Research: more on BG12

Epub ahead of printKappos et al. Effect of BG-12 on contrast-enhancing lesions in patients with relapsing-remitting multiple sclerosis: subgroup analyses from the phase 2b study. Mult Scler. 2011 Aug 30.

Background: In the phase 2 study BG-12 240 mg three times daily significantly reduced the number of new Gd-enhancing lesions by 69% compared with placebo. 

Objective: In this analysis, the effect of BG-12 240 mg three times daily was evaluated in subgroups based on baseline disease characteristics. 

Methods: 257 Ms’ers randomised equally to receive BG-12 (120 mg once daily or three times daily or 240 mg three times daily) or placebo. 

Results: BG-12 240 mg three times daily significantly reduced the number of new Gd+ lesions compared with placebo in the following subgroups: EDSS score ≤ 2.5 (74%), EDSS score > 2.5 (63%), no Gd+ lesions at baseline (80%), ≥ 1 Gd+ lesion at baseline (55%), age < 40 years (49%), age ≥ 40 years (89%), female patients (81%), disease duration ≤ 6 years (81%) and disease duration > 6 years (54%); all comparisons were significant  

Conclusion: BG-12 decreased new Gd+ lesion development across a range of subgroups defined by baseline disease characteristics or demographics.

“A subgroup analysis like this is often referred to as data mining. However, buried deep in this type of analysis is often important clues regarding the mechanisms of action of drugs and information on who is likely to respond and not respond to the drug. For example, the MS’ers with no Gd+ lesions at baseline seemed to respond more (80% reduction) compared to those with Gd+ lesions (55%). The presence of Gd+ means active disease and this finding with BG12 is contrary to what you find with other drugs that target inflammation. This finding supports the basic science data that BG12 is working in a different way to other ‘anti-inflammatory’ drugs.”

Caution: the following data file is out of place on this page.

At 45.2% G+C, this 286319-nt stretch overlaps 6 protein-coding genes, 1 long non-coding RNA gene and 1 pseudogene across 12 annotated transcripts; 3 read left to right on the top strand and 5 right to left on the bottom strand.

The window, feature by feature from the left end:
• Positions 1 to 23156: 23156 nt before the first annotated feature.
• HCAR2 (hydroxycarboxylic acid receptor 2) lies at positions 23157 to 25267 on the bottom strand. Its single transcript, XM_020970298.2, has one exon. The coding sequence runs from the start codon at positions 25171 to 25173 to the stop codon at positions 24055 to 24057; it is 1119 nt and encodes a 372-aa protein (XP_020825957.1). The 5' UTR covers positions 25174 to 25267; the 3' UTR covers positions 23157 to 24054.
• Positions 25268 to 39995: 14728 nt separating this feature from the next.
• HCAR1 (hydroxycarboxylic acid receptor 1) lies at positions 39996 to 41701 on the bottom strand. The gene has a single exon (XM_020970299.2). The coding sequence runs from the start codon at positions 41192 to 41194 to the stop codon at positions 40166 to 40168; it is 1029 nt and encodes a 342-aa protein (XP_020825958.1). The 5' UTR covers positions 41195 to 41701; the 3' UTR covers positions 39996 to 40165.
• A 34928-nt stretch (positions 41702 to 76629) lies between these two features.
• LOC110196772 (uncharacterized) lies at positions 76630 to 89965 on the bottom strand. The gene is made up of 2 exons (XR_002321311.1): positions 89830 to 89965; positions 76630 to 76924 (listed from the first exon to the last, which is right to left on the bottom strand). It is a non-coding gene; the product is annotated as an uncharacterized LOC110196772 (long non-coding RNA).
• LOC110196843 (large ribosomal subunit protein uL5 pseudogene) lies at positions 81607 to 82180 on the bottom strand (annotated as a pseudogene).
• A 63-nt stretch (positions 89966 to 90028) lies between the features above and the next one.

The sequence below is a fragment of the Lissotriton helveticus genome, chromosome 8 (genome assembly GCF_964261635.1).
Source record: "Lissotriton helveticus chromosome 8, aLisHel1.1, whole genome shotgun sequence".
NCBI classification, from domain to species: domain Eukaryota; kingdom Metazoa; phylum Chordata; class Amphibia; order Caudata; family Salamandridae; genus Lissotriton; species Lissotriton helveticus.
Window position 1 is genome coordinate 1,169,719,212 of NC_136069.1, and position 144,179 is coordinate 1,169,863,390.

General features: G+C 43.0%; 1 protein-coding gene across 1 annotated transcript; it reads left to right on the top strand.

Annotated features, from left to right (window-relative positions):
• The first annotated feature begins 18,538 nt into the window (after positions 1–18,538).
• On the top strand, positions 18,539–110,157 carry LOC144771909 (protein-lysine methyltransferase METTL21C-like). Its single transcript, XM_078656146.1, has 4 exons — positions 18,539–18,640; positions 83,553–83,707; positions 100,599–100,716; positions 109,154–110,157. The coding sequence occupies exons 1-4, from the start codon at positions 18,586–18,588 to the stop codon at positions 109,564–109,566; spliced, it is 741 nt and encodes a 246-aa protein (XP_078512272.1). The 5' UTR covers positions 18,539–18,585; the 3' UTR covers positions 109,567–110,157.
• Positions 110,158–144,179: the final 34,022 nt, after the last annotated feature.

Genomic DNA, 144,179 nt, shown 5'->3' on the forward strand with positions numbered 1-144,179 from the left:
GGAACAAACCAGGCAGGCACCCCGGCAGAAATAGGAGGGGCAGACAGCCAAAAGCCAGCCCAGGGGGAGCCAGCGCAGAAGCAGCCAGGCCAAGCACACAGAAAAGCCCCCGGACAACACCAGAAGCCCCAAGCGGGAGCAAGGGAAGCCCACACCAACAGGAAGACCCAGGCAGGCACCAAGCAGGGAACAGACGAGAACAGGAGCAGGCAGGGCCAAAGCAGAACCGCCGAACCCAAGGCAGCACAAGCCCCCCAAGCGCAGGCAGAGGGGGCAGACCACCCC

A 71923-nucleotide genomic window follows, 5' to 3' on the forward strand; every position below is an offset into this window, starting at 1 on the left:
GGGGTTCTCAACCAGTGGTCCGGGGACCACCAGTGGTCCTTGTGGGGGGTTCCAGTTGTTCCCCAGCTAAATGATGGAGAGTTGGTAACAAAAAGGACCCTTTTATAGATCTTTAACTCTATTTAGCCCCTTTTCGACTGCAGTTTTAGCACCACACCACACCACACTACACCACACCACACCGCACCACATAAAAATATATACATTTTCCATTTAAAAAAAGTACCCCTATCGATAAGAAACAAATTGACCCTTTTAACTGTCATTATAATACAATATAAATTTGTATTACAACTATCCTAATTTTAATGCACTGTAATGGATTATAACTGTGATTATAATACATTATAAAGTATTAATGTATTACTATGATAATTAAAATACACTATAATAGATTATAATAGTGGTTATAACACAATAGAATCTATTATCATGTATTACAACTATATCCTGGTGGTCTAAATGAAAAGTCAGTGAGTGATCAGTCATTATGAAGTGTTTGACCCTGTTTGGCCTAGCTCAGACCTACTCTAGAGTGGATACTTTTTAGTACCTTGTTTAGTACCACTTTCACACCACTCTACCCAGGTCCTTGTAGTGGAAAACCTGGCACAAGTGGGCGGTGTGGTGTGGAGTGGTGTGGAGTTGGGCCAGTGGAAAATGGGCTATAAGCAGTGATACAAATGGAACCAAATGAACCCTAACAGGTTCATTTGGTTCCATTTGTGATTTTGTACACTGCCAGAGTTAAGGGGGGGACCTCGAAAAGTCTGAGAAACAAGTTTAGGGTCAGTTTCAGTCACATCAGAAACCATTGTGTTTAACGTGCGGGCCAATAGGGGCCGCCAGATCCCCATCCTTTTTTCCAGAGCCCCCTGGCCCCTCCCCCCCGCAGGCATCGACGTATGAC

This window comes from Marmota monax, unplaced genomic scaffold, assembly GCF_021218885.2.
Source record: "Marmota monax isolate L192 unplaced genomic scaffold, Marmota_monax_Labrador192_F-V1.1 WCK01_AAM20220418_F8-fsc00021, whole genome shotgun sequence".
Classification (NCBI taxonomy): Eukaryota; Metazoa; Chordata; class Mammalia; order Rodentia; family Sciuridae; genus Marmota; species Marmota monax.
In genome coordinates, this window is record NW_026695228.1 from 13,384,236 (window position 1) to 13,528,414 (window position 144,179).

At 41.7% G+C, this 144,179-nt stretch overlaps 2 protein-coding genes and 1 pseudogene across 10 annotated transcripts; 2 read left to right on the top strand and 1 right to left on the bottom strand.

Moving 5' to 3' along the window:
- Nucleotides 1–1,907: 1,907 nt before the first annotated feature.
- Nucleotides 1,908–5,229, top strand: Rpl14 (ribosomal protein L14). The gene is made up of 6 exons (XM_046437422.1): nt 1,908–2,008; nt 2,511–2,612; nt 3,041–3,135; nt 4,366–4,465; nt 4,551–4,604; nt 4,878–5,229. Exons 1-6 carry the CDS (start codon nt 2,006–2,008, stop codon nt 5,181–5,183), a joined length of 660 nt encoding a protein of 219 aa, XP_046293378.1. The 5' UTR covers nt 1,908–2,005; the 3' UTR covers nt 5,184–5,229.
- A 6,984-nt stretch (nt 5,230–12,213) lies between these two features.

” BG12 is a very interesting drug and is very likely to be neuroprotective; possibly the the ideal add-on drug?”

“As with all science this data will need to be reproduced.”

“For those of you who are interested BG12 works via a factor called NRF2 that is responsible for stimulating a set of cellular programs that protect cells against stress; some people refer to it as the programmed cell survival pathway.”

CoI: Multiple

Extra reading: NRF2

Other posts of interest

25 Apr 2011
Twice-daily BG-12 significantly reduced the proportion of patients who relapsed at two years by 49% vs. placebo (p<0.0001). On secondary endpoints, BG-12 significantly reduced annualized relapse rate (ARR) and disability 
23 Apr 2011
“In view of the positive phase 3 results and the mode of action of BG12 these results are very exciting.  COI: I sit on the steering committee for the BG12 phase 3 programme and receive consultancy fees for this role. 
18 Apr 2011
The Phase 3 results of another oral agent BG-12 (dimethyl fumarate) in RRMS were reported last week. The top-line results show that 240 mg of BG-12, administered either twice or 3 times daily, met the primary study endpoint 
30 May 2011
“I personally have received compensation for acting as an advisor to Biogen-Idec (BG12), Merck-Serono (Cladribine), Novartis (Fingolimod), Teva (Laquinimod) and Sanofi-Aventis (Teriflunomide).” I thought you worked for the 

6 thoughts on “Research: more on BG12”

  1. Prof G,Any idea when it might become available?Is this another therapy which NICE will reject!To become an add-on, does it need to be trialed with another therapy (and take years before it can be used as an add-on)?

  2. Re: "Any idea when it might become available?"Probably late 2012; or later in the EU and the UK.NICE does not have the power to reject drugs; all they rule on is its cost effectiveness for the NHS. If Biogen-Idec price the drug appropriately NICE will give it the thumbs up. I suggest we start lobbying now! I assume they will learn a lesson from the Fingolimod application; clearly £19,000 per year is too expensive.

  3. Re: "Why add-on? Won't it work on its own?"Yes, it will work on its own, but not sufficiently well to suppress all disease activity. It may be a good drug to augment others, i.e. a different mechanism of action.

  4. Re: "… why are Gilenya and older (even less effective) drugs not being considered for add-on use?"Simple, without data we don't know if the combination will be better than either drug alone, or possibly worse. In addition, combination therapies make the costs of treatment very high; without cost-effectiveness data the NHS and insurance companies will simply not pay. I do however agree that BG12 is the one MS treatment that stands out as an ideal compound to be tested as a combination therapy.

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